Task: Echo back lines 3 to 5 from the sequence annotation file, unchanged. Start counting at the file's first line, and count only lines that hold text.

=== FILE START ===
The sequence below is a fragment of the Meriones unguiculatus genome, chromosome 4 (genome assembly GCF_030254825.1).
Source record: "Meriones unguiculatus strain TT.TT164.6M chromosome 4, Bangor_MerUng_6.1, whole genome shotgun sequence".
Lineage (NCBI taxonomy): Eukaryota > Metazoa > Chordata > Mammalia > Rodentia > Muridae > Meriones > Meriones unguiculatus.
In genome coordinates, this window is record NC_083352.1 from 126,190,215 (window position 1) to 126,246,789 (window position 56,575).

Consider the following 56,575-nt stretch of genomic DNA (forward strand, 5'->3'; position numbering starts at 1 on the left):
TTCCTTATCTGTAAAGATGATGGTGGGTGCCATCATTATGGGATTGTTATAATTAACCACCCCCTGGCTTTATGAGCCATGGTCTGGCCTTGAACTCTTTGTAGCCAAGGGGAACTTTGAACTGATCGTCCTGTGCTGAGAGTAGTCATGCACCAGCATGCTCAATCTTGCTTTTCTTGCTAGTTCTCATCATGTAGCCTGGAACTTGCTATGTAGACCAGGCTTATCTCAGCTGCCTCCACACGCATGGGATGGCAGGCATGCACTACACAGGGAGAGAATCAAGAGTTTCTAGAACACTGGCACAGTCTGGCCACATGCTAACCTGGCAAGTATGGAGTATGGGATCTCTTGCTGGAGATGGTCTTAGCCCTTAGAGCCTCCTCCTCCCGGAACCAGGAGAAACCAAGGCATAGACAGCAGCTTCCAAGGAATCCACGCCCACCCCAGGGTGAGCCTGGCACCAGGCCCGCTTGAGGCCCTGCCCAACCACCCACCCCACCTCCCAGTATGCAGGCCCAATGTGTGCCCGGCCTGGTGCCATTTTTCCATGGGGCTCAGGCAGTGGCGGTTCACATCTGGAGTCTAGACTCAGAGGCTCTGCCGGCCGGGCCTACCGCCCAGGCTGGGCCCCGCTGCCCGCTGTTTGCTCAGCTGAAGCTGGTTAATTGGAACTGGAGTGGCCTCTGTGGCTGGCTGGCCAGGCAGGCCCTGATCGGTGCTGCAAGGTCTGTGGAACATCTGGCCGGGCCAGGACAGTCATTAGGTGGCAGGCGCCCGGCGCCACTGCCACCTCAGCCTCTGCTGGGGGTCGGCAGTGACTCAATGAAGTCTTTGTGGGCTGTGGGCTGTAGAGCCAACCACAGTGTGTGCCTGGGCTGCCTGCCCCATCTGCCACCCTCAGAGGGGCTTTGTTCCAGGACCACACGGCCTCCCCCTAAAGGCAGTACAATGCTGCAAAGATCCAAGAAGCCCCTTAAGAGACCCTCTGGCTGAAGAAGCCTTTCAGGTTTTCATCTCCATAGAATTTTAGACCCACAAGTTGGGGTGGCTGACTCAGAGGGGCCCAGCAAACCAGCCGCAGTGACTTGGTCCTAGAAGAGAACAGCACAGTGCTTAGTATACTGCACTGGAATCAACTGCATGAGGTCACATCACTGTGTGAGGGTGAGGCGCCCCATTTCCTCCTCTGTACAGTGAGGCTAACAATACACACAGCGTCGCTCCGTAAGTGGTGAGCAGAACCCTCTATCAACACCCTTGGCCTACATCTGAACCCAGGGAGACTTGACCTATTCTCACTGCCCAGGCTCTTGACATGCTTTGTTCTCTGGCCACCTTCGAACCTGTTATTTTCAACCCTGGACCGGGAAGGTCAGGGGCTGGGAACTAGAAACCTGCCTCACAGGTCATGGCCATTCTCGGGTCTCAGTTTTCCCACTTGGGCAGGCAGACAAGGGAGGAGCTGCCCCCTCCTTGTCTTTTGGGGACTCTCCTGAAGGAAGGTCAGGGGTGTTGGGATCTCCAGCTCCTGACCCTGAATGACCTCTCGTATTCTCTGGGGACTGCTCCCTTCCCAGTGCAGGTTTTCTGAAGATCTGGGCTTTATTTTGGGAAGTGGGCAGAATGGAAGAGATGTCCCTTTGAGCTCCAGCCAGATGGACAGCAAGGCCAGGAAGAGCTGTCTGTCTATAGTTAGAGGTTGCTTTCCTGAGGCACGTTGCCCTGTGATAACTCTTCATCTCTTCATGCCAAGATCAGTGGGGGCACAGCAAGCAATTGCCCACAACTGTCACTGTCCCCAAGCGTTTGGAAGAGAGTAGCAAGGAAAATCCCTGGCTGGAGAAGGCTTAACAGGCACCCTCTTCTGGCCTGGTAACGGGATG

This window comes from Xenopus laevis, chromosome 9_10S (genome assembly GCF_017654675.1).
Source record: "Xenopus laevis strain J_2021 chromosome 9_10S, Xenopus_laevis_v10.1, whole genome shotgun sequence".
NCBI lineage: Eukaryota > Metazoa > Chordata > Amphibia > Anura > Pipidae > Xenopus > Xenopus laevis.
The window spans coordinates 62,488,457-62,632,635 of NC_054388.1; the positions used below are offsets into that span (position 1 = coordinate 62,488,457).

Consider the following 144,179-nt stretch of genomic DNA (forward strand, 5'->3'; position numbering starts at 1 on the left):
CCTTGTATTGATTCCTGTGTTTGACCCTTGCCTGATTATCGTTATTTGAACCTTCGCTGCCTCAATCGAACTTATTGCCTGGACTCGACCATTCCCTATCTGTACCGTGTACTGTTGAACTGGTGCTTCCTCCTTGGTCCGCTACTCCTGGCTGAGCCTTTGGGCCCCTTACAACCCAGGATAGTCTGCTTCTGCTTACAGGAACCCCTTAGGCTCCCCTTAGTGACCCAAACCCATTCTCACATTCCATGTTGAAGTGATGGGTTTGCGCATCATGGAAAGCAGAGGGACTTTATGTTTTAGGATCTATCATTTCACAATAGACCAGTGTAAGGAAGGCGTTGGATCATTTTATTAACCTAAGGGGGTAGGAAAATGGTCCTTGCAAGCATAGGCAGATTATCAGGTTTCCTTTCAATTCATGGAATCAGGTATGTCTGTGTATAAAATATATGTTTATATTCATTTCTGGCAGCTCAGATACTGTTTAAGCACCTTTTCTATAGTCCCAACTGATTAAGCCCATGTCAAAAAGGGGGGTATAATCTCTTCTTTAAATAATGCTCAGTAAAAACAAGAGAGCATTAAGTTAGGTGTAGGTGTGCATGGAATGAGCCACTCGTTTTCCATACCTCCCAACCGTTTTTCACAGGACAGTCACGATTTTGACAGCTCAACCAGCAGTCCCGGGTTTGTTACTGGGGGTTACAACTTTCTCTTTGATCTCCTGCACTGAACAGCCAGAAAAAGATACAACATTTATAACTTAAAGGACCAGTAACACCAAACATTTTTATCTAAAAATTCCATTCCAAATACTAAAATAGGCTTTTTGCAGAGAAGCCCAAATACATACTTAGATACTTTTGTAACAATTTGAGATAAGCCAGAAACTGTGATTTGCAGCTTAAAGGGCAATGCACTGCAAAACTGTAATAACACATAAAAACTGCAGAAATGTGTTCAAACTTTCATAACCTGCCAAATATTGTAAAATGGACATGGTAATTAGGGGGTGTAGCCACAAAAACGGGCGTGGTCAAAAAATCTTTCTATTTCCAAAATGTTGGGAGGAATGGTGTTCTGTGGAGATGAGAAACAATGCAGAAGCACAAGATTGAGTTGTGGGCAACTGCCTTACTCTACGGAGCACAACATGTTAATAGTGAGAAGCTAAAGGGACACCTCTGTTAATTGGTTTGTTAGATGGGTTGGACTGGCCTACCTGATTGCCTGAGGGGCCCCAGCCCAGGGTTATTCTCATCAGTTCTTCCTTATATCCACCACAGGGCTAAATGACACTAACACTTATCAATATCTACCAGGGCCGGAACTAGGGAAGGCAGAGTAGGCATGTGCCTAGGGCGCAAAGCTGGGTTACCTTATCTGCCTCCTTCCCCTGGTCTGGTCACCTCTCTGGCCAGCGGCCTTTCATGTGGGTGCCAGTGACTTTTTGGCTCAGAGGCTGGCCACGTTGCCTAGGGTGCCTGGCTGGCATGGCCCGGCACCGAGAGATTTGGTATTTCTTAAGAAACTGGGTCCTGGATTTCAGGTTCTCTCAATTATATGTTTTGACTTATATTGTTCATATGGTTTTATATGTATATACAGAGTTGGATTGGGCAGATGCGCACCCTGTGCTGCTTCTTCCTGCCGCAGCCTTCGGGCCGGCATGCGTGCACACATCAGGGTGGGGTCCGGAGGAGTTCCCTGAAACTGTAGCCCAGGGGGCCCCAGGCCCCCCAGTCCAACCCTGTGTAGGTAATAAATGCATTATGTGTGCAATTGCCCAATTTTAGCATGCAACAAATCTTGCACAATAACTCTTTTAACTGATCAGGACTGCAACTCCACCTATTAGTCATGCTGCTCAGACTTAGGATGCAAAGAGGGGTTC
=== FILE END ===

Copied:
Lineage (NCBI taxonomy): Eukaryota > Metazoa > Chordata > Mammalia > Rodentia > Muridae > Meriones > Meriones unguiculatus.
In genome coordinates, this window is record NC_083352.1 from 126,190,215 (window position 1) to 126,246,789 (window position 56,575).

Consider the following 56,575-nt stretch of genomic DNA (forward strand, 5'->3'; position numbering starts at 1 on the left):